Community sign on letter - Support the Introduction of Viral Hepatitis Screening and Testing Legislation in the House and Senate
Please sign on your organization to the letter below (and attached).
Send the name of your organization, City, State and Zip code to Mimi Schott , firstname.lastname@example.org no later than 5PM Friday, June 17th.
June 10, 2011
The undersigned organizations strongly support your efforts to control the burgeoning viral hepatitis epidemics. We encourage you and your colleagues to introduce and pass legislation to establish, promote, and implement hepatitis B (HBV) and hepatitis C (HCV) screening and testing programs at State, local, territorial, and tribal levels. Most Americans with HBV or HCV remain unaware of their status, and this legislation aims to increase the knowledge of disease status in those chronically infected - from the current estimate of 25% for HCV; and 35% for HBV to 75% by 2016. Earlier diagnosis of HBV and HCV is critical for preventing and managing the most serious effects – such as liver cancer and liver failure – of chronic viral hepatitis infection.
An estimated 2 billion people worldwide have been infected with HBV, with 400 million chronically infected. Approximately 170 million people worldwide are chronically infected with HCV, and an estimated 5.3 million people living in the United States are infected with either HBV or HCV. At least 2% of the people in your district are living with one of these chronic diseases.
The cost implications of HBV and HCV today and in the future are enormous. Without effective intervention, annual medical costs for HCV alone are expected to rise from $30 billion to $85 billion per year in the next 15 years. As this population ages and the disease progresses, government payers will bear the majority of the financial impact.1 For HBV, “More than $1 billion is spent each year (just) for hepatitis B-related hospitalizations.”2 Much of this future cost is avoidable with earlier diagnosis and intervention. A modest investment in education and testing programs today will bend the cost curve associated with these serious epidemics, containing the spiraling medical costs of end-stage liver disease and saving the lives of Americans living with these silent killers.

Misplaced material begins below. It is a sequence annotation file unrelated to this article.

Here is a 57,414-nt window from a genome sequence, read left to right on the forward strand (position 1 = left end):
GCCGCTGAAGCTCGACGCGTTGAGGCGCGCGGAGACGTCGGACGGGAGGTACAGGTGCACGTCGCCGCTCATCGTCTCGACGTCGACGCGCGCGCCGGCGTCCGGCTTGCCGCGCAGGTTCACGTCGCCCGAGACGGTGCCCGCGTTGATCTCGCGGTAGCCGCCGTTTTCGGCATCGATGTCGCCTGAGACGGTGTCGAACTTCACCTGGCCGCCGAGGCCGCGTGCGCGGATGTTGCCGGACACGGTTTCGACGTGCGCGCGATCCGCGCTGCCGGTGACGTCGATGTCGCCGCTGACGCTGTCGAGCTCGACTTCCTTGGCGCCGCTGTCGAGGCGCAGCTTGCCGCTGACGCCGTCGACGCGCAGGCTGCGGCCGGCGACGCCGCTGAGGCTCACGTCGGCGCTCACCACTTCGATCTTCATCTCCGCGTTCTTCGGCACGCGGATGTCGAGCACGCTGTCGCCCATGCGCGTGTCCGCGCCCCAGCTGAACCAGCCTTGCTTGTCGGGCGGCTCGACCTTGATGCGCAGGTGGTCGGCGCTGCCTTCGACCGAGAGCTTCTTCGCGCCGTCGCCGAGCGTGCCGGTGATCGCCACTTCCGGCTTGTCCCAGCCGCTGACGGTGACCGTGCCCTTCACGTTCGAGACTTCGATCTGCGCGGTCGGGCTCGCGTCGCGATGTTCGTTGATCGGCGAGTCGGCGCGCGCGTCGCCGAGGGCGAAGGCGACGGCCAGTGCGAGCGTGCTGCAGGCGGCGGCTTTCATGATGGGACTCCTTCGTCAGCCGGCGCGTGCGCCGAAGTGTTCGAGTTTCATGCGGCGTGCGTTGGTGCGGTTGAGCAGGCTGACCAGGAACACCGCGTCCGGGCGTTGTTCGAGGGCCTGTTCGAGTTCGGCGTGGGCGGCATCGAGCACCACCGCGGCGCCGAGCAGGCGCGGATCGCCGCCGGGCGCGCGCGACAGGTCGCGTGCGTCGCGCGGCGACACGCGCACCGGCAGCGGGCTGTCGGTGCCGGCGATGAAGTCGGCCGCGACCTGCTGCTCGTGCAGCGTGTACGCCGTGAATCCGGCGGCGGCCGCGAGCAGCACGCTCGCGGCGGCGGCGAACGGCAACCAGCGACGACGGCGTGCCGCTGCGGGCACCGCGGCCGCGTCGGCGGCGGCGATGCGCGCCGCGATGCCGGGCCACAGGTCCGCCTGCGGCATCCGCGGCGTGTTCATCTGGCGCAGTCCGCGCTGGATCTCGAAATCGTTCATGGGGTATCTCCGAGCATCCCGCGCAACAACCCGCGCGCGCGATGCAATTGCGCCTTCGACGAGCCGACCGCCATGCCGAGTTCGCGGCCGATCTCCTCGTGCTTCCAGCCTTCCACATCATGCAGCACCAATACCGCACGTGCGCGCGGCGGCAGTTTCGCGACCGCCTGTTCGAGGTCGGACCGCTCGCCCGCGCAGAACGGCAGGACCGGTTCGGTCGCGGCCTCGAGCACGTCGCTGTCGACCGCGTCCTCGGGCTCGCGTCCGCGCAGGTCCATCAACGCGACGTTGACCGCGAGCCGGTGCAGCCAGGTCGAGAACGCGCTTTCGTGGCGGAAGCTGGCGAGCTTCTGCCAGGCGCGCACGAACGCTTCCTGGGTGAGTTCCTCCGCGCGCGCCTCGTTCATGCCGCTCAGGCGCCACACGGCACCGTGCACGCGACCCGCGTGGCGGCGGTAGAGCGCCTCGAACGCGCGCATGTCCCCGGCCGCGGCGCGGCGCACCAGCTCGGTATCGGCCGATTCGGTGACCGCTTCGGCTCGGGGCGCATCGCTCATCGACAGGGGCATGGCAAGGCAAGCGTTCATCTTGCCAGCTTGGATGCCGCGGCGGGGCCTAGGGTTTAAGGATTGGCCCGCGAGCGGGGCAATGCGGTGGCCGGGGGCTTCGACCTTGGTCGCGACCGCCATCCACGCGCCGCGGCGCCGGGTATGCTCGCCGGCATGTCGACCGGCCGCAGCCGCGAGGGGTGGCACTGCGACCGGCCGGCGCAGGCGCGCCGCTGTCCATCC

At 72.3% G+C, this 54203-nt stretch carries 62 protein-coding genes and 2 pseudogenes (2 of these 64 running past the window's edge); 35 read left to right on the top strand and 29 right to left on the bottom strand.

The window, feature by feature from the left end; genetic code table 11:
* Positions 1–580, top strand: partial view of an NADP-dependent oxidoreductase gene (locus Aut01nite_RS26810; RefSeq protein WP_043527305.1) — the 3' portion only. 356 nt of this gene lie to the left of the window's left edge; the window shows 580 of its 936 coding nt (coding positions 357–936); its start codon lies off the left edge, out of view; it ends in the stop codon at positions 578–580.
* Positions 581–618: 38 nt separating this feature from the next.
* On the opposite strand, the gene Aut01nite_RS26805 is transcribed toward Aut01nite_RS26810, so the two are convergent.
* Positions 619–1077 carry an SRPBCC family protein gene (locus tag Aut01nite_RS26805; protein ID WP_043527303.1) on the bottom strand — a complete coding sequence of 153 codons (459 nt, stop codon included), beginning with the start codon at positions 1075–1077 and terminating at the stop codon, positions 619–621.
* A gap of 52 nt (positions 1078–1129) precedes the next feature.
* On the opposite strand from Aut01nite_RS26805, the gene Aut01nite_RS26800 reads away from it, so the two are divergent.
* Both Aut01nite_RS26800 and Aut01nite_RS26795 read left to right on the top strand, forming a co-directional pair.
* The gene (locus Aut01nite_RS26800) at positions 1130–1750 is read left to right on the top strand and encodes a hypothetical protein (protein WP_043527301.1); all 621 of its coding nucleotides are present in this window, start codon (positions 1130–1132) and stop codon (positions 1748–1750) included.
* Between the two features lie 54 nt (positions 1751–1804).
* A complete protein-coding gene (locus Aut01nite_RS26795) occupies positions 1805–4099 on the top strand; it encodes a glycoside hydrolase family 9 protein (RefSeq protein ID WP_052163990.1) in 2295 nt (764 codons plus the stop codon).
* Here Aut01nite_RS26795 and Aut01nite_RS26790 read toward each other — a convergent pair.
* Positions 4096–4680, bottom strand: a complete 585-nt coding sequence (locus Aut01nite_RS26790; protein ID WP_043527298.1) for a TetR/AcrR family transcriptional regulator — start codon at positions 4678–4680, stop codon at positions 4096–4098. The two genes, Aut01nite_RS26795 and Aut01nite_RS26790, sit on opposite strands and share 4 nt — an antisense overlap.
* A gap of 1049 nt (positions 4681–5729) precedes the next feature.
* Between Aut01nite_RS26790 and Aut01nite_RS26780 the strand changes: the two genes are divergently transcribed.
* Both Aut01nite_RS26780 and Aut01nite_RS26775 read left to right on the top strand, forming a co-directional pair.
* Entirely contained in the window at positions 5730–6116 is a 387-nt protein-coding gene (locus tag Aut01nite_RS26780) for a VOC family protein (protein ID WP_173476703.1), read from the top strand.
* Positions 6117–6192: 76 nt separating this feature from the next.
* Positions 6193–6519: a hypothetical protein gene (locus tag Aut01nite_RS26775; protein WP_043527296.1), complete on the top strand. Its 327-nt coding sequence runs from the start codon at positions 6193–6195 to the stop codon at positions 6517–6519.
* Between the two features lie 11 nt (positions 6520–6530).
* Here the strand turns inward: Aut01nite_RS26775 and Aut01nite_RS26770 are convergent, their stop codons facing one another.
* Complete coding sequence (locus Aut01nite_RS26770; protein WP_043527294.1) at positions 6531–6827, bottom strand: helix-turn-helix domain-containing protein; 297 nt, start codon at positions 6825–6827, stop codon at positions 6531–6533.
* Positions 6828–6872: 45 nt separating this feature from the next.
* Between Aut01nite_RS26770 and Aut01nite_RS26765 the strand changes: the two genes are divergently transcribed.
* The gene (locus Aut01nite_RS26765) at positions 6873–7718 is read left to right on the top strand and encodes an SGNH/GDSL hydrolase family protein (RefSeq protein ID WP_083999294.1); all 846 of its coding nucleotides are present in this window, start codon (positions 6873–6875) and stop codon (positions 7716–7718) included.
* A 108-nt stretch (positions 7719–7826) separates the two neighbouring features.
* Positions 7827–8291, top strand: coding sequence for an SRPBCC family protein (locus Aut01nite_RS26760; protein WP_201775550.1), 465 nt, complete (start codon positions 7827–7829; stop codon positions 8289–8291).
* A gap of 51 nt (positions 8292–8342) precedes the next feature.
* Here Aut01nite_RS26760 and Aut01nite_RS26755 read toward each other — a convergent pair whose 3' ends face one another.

Dramatic health inequities also exist in chronic viral hepatitis. HBV and HCV are the leading cause of liver cancer, one of the fastest-growing and most lethal cancers in the United States. From 2010 to 2030, the number of liver cancer cases in the U.S. is expected to rise 59% to 34,000 cases per year, with the highest increases expected among Hispanics, Asians, and Pacific Islanders.3 Early intervention can change the outcome of HBV or HCV. We have the tools to prevent much liver cancer with the hepatitis B vaccine, effective hepatitis B treatments that can slow or halt disease progression, and new hepatitis C treatments that increase cure rates by up to 79%. We also have the diagnostic tools, including a new rapid hepatitis C screening test. However, without adequate testing programs we cannot identify those who are unaware of their infection and link them to appropriate counseling and care.
We urge you to make liver cancer prevention a leading health priority in Congress through expanding screening and testing for hepatitis B and hepatitis C. We look forward to your introduction and promotion of a strong viral hepatitis screening and testing bill.
List in Development
1. Consequences of Hepatitis C Virus (HCV): Costs of a Baby Boomer Epidemic of Liver Disease. May 2009, Milliman, Inc.
2. NIH Consensus Development Conference on the Management of Hepatitis B http://consensus.nih.gov/2008/hepbstatement.htm, last accessed June 10, 2011
3. Smith B, Smith G, Hurria A, Hortobagyi G, Buchholz. (2009). Future of cancer incidence in the United States: burdens upon an aging, changing nation. J Clin Oncol 27: 1-10.